Other cheery times are less visible but just as productive. I put my car keys where I’m sure to find them instead of their usual location, and then I can’t remember where the surefire spot was. It’s good to go easy on yourself.

Like beads on a bracelet, each moment of laughter is strung together to brighten and lighten life. In 2016, I hope your world is filled with lots of laughter, even if it is only a cup of cranberry juice and one large carrot.

funny sign, laughing
May 2016 bring lots of laughs.

© Bruce Stambaugh 2016

Don’t let the gray skies get you down

gray day, dreary day, Bruce Stambaugh
Gray day. © Bruce Stambaugh 2015.

By Bruce Stambaugh

It’s not easy living in the third cloudiest location in the nation. Like it or not, that’s just what the residents of Northeast Ohio have to do.

That’s not good for people with Seasonal Affective Disease (SAD). Recurrent gray days negatively affect their daily outlook. Folks with SAD have to suffer through as best they can. I can’t imagine how they do it. It’s hard enough to wake to one gray day after the other without that affliction.

I speak from experience having been a Buckeye all my life. Strung together like a necklace of discolored pearls, these series of overcast, dull days, can get us all down if we let them. We shouldn’t.

I will be glib and say there is good news anyhow. Minute-by-minute, daylight is increasing. That’s little consolation to all those overcome by the seasonal dreariness.

Winter mornings in Ohio seem darker and colder than ever. A minute of daylight tacked on a day at a time isn’t all that inspiring, helpful or meaningful.

We can always hope for an Alberta Clipper to roll through with a few inches of snow and frigid temperatures. The passage of the front usually brings clear, crisp days.

eastern bluebird, songbirds, Bruce Stambaugh
Songbirds like this male Eastern Bluebird can help cheer up any dull day. © Bruce Stambaugh 2015.
In addition, the fresh coat of light, fluffy snow brightens the dull, dormant ground. A million diamonds sparkle day and night, as long as the moon shows its face. Even if it is cloudy, I find a certain joy in the crunch, crunch, crunch of each step to retrieve the mail or fill the bird feeders.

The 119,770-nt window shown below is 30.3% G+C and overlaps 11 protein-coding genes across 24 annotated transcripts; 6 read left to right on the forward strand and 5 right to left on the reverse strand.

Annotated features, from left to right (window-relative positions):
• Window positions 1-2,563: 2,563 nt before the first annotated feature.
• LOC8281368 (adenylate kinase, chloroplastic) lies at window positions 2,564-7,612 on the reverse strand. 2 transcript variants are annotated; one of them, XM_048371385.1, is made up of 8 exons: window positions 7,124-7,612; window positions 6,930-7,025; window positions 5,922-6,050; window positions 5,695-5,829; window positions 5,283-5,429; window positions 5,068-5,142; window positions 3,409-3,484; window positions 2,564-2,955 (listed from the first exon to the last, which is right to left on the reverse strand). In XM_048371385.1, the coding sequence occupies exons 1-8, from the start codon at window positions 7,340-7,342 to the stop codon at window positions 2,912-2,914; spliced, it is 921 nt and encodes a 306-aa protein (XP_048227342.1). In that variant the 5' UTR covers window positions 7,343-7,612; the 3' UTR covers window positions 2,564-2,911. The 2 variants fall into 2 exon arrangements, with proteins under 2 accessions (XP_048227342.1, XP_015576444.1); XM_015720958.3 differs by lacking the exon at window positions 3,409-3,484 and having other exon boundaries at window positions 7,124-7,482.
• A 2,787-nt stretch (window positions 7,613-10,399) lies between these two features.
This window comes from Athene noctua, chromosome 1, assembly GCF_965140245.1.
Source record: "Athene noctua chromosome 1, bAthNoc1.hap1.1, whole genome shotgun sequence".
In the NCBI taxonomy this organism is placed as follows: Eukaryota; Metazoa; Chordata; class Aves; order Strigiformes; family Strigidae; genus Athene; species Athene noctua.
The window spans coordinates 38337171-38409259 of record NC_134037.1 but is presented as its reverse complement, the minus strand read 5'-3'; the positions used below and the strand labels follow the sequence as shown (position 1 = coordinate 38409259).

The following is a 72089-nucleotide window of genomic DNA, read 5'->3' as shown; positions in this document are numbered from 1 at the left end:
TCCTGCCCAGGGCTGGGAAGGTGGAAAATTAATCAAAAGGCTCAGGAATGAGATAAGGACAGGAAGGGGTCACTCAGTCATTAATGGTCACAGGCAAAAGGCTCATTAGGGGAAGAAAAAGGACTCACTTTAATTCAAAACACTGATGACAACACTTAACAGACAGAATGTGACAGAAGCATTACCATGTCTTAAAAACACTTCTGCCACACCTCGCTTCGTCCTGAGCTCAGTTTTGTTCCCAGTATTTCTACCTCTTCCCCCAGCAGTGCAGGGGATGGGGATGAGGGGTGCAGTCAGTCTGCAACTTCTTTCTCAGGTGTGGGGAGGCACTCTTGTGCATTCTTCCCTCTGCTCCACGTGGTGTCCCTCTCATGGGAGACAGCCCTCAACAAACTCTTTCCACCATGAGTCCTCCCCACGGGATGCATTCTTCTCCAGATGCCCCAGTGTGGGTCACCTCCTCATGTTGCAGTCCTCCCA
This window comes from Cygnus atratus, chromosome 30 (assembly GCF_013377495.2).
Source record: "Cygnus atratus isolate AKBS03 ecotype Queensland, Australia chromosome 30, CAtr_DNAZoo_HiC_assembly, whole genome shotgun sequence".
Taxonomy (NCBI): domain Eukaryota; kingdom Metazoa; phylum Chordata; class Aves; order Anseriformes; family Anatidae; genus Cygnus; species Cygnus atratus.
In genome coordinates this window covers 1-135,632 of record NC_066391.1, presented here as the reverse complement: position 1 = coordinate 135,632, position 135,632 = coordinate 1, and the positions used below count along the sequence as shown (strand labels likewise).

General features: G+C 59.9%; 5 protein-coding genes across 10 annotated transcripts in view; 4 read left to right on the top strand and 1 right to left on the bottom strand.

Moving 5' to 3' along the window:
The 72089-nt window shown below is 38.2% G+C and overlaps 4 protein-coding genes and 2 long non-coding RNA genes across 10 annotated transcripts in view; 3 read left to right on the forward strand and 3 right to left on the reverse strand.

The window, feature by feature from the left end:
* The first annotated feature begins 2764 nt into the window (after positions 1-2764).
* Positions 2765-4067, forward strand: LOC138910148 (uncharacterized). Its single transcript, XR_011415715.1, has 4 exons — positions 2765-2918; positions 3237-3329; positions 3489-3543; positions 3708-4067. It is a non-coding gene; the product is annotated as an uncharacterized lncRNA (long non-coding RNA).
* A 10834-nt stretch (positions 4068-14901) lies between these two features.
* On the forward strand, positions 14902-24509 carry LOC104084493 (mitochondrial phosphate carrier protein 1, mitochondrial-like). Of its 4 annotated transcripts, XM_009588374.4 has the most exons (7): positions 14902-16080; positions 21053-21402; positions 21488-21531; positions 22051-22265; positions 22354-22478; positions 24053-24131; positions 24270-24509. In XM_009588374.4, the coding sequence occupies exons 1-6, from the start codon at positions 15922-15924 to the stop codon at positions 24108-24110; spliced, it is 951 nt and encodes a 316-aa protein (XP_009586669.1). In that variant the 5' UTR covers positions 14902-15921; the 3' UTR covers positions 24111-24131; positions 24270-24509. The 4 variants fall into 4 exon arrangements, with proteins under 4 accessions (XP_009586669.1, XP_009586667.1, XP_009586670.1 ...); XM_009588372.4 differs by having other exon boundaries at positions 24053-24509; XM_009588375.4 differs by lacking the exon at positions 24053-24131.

Indeed, these dreary, damp, cold days are what they are. They don’t have to keep us from keeping on. We have to remember that each day is a gem of a gift to treasure all unto itself.

For me, that is an important reminder. The start of a new year means we enter winter’s hardest times. The season’s coldest temperatures, harshest weather, and often the worst storms are likely yet to come.

All things considered worse scenarios than depressing weather abound in this world. Can we look beyond our personal life space to see them?

A friend of mine has terminal cancer. He unabashedly asks others what they think about each night before they go to sleep. Do they believe they’ll awake in the morning? Are they ready to pass on?

Those are blunt, but necessary questions for each of us at any age, healthy or ill. At the end of another day, what do we contemplate? Can we accept dismal skies or broken relationships, or unsatisfying vocations?

Will we wake in the morning to a new day or a new world? None of us, regardless of our situations, knows. I do know this, however. Time is fleeting, gloomy skies or clear skies.

How will we use each day we are given to the benefit of others no matter our personal station in life? Will we let the weather get us down, or will we radiate sunshine that warms and enlightens others?

Regardless of where we live, that is always a challenge, isn’t it? I’m not one to make New Year’s resolutions. But at this stage in my life, I only want to be helpful to others, those in my household, my family, my community, and even strangers I encounter in my daily duties.

My personal challenge this New Year is not to let the gloomiest weather dim the day at hand. What’s yours?